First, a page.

The British flag isn’t the only flag that adorns a cruise ship. Norwegian Cruise Line’s U.S.-flagged, Hawaii-based Pride of America has a stylized stars-and-stripes across its hull. (Photo: Norwegian Cruise Line)

The Centers for Disease Control and Prevention will extend its “no-sail” order for the U.S. cruise industry through Oct. 31, a person familiar with the situation but not authorized to speak publicly told USA TODAY.

The CDC’s previous order had been scheduled to expire Sept. 30 after extensions to the original mid-March order in April and again in July. 

The CDC requested that the order be extended to February 15, but compromised with the White House Task Force to extend until Oct. 31 four days before the Nov. 3 election. 

USA TODAY has reached out to White House officials for additional information.

On Tuesday night, Axios reported that CDC Director Robert Redfield was overruled in the White House Situation Room regarding a Feb. 15 extension. 

U.S. COVID-19 daily cases are down from a high in July but continue to exceed those of most other countries around the world, according to data from Johns Hopkins University. The U.S. has logged nearly 7 million cases of COVID-19 and more than 200,000 deaths.

Cruise industry voluntarily suspended US operations until Nov. 1, but that could change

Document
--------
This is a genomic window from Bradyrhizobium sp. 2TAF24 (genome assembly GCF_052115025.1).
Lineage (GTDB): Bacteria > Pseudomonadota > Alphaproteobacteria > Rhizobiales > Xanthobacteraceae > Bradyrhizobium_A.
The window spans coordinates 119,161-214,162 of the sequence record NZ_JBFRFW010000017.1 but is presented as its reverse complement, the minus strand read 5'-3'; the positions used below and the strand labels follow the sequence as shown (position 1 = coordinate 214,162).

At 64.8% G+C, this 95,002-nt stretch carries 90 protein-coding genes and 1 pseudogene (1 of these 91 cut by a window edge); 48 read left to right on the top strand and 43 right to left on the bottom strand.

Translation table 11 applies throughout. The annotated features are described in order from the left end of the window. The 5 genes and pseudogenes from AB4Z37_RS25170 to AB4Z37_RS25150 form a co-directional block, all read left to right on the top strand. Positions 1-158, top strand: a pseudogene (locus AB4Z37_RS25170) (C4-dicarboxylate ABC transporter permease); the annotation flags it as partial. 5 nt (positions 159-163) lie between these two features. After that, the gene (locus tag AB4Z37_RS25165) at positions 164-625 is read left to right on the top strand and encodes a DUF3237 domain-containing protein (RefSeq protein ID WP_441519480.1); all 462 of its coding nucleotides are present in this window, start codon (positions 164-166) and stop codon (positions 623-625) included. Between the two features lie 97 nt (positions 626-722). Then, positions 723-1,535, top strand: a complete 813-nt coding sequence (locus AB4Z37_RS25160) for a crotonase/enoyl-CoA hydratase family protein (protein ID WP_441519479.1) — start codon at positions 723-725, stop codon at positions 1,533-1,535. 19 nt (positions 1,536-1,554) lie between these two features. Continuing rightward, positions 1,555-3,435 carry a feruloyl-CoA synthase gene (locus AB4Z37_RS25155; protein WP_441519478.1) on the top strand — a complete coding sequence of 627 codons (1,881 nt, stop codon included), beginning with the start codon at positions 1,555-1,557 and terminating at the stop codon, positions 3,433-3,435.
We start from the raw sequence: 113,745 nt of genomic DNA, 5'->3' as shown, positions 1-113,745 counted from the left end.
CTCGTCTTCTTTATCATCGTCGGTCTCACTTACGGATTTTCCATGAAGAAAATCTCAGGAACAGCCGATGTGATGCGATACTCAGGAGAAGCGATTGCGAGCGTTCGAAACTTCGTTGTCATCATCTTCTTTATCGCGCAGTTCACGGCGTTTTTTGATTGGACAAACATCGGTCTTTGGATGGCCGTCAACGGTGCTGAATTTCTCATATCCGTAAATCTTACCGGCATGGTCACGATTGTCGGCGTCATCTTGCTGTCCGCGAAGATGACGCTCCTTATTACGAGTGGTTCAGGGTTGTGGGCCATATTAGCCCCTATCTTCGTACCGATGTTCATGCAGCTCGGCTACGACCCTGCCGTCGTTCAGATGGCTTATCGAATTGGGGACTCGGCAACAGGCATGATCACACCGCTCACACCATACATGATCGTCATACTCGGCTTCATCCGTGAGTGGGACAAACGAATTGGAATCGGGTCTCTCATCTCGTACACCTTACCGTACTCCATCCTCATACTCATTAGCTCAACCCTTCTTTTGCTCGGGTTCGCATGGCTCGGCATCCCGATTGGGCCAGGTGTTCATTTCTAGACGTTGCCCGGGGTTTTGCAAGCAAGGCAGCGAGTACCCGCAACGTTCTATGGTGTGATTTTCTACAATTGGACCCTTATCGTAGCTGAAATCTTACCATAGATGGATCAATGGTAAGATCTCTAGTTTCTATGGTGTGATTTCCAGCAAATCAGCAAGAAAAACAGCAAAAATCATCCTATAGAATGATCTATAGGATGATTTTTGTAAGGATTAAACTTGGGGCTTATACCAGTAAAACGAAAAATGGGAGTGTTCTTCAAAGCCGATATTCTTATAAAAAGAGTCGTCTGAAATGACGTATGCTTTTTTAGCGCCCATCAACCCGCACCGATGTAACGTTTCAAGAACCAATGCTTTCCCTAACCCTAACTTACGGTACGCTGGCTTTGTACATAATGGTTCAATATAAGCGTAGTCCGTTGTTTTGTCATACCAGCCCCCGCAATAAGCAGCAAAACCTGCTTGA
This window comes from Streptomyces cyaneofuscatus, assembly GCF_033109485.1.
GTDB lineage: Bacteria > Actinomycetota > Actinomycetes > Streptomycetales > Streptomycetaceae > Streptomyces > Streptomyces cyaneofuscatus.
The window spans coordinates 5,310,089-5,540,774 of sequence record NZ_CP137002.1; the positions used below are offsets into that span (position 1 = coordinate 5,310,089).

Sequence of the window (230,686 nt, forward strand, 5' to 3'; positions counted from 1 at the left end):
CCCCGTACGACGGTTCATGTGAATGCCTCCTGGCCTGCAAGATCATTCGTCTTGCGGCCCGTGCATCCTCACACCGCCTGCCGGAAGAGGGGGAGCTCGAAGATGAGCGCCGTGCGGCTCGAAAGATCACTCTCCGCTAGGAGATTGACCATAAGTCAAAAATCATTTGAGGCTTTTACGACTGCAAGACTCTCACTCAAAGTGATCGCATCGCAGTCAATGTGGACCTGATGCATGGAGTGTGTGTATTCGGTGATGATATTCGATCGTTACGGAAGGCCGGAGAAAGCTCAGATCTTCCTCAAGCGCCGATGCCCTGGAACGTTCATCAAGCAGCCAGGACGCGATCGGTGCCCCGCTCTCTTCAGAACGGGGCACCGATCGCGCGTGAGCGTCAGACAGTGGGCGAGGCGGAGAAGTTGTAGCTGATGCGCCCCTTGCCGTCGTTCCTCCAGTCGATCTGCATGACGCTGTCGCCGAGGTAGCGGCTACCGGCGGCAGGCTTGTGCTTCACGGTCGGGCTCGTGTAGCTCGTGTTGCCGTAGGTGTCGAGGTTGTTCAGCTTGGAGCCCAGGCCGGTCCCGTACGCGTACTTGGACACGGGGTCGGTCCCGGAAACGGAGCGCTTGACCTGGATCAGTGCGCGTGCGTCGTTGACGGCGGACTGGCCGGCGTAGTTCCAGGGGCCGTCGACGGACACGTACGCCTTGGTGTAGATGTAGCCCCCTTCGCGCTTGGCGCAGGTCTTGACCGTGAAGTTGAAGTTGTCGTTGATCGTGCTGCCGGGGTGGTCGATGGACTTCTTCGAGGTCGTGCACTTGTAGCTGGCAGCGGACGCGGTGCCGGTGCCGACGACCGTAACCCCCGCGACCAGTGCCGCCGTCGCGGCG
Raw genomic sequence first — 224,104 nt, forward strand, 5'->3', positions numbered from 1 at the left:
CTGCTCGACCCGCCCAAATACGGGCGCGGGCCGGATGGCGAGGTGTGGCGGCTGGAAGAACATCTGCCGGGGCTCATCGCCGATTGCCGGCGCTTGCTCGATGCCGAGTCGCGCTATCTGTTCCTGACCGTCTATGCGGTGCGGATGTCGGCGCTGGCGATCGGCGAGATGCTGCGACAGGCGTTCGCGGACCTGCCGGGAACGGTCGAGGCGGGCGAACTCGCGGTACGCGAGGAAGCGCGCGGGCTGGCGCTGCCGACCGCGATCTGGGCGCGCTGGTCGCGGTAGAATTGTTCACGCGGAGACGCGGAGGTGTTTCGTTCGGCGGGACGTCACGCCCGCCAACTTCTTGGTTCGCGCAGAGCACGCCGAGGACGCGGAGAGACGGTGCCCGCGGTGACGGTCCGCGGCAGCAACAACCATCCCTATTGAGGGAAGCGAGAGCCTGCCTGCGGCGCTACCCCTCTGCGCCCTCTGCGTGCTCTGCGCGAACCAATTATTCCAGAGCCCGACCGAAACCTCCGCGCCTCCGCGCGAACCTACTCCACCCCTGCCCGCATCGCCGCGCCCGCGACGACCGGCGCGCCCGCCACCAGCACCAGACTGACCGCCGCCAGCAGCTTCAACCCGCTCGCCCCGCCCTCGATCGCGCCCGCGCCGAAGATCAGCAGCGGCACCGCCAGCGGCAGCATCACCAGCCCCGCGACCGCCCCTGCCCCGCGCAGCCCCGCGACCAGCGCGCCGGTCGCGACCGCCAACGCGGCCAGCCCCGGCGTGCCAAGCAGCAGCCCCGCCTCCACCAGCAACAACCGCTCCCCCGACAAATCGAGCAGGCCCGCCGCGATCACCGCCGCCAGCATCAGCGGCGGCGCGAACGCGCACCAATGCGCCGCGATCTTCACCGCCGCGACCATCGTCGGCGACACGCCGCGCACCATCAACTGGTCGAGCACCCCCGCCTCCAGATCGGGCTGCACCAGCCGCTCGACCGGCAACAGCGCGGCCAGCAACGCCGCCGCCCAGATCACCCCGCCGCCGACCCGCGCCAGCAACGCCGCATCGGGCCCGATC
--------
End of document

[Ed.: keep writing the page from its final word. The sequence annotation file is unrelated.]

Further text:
In August, Cruise Lines International Association, the major trade organization for oceangoing cruise lines, announced its member lines would not sail in U.S. waters through Oct. 31. 

The trade organization’s member lines carry 95% of the world’s ocean-going cruisers. Like the CDC’s order, the directive applies to vessels that can carry 250 or more passengers.

“We believe it is prudent at this time to voluntarily extend the suspension of U.S. oceangoing cruise operations to Oct. 31,” CLIA said in a statement provided by Bari Golin-Blaugrund, senior director of strategic communications.

But the extension came with caveats. The restart date, Nov. 1, wasn’t set in stone. The organization said at the time it would continually evaluate the situation and would announce whether modifications would be necessary. If conditions in the U.S. change to allow short, modified sailings, CLIA said it would consider an earlier restart.

Cruise companies are preparing to sail

Ahead of the CDC’s announcement, which is officially expected Wednesday,CLIA announced Monday it would implement new core elements mandatory on member ships. Those include mandating crew and passenger testing, mask wearing, enhanced cruise ship ventilation, stringent response procedures and shore excursion protocols to make it safe to sail during the COVID-19 pandemic. 

CLIA worked with cruise lines citing recommendations from Royal Caribbean and Norwegian’s “Healthy Sail Panel,” Carnival Corp.’s independent experts and from MSC’s Blue Ribbon group. The group also examined sailings that proved safe with new rules enforced on board in Europe on lines including MSC Cruises, Costa Cruises, Seadream, Ponant and TUI, among others. 

“Based on what we are seeing in Europe, and following months of collaboration with leading public health experts, scientists, and governments, we are confident that these measures will